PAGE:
mations which greeted them as they halted before our
line. "Oh, you be blanked," responded the fugitives, as
soon as they regained composure. " Our alignment was'nt
right, and we just fell back to re-form, so as to get a good
swing at them." Re-form they did, in short order, too ;
and back they went, right gallantly, in splendid form,
pushing the enemy before them.



Prisoners of War. ^ 7

The battle ground was a clearing over a surface slightly
rolling, including an area of perhaps forty acres, and sur-
rounded by woods upon all sides. On the Confederate
side of the field were two batteries of light artillery, which
were opposed by eight pieces of artillery upon our side.
The action of that day, so far as it pertained to the 1st
Cavalry Division (Torbert's) and the enemy in its front,
consisted of an artillery duel, charges and countercharges
of mounted cavalry across the field, and fighting dis-
mounted in the woods. Evening found us masters of the
field, the enemy, under Fitz Hugh Lee, having been forced
to retire with heavy loss, leaving his dead and wounded
and many prisoners in our hands.

It is the popular idea that the cavalry is held in reserve
until the supreme moment for action arrives, when it is
hurled in compact, irresistible mass against the infantry
battalions of the enemy, dashing them to atoms and decid-
ing the contest. The fact is that the cavalry forms the
guard and feelers for an army. In a forward movement, it
pushes in advance ; on a retreat, covers the rear, resisting
the enemy's advance ; in a general engagement, it is posted
upon both flanks, to protect against flank movements and
furnish information of the disposition of the opposing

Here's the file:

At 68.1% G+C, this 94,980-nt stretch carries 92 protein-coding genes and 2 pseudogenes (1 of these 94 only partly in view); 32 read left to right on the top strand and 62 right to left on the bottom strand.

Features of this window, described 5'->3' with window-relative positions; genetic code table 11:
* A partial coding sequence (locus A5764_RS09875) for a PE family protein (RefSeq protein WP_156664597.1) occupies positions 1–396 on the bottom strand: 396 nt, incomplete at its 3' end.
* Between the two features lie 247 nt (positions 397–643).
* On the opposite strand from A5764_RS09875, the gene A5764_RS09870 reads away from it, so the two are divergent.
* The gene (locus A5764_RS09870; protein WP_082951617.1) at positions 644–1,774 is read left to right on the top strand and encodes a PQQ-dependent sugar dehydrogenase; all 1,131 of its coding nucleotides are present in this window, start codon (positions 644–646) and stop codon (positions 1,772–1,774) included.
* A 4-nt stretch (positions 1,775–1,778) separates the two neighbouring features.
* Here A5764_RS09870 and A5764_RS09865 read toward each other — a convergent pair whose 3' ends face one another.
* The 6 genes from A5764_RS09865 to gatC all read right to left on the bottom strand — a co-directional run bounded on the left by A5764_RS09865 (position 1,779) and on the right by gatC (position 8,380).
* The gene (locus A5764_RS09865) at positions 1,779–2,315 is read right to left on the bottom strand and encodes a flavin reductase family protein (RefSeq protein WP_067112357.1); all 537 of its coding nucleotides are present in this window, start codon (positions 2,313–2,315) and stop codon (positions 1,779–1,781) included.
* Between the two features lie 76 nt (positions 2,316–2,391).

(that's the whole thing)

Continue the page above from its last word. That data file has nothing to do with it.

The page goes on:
forces ; while, when the army is at rest, it constitutes the
outposts, always maintaining a hold upon the skirts of an
enemy, so that there can be no decided activity upon the
one part that is not immediately discovered by the other
and a corresponding activity induced. Hence, from the
character of its service, and the surface variations of the
soil, its natural and artificial obstructions, the cavalry must
nearly as often fight upon foot, like infantry, as upon
horseback. A genuine cavalryman has no great fondness
for dismounted fighting ; he feels that he has lost the half
of himself when separated from his horse. Yet he would
rather engage in battle in any capacity than to be placed
mounted in support of a battery of artillery. There is
every thing in action to uphold a soldier's courage. In
mass movement he forgets his individuality. In the asso-
ciation and excitement of active participation, the idea of



8 Prisoners of War.

personal hazard does not occur to him. But behind a bat-
tery, in plain sight of the enemy's guns, whose every flash
he sees, he soon begins to imagine himself the direct target
for every shot. His consciousness of individuality be-
comes intense. The shrieking shells he can not resist
dodging as they strike in front of the battery and rico-
chet, seem only to have missed his head by the eighth
part of an inch. He is sure that the next one will play
sad havoc with his anatomy. He notes the casualties, and
the blanched faces of the wounded, as they are borne to
the rear past him, make him heart-sick. He reproaches
himself for ever having been such an idiot as to think



Online LibraryAsa B. (Asa Brainerd) IshamPrisoners of war and military prisons; personal narratives of experience in the prisons at Richmond, Danville, Macon, Andersonville, Savannah, Millen, Charleston, and Columbia ... with a list of officers who were prisoners of war from January 1, 1864 → online text (page 1 of 40)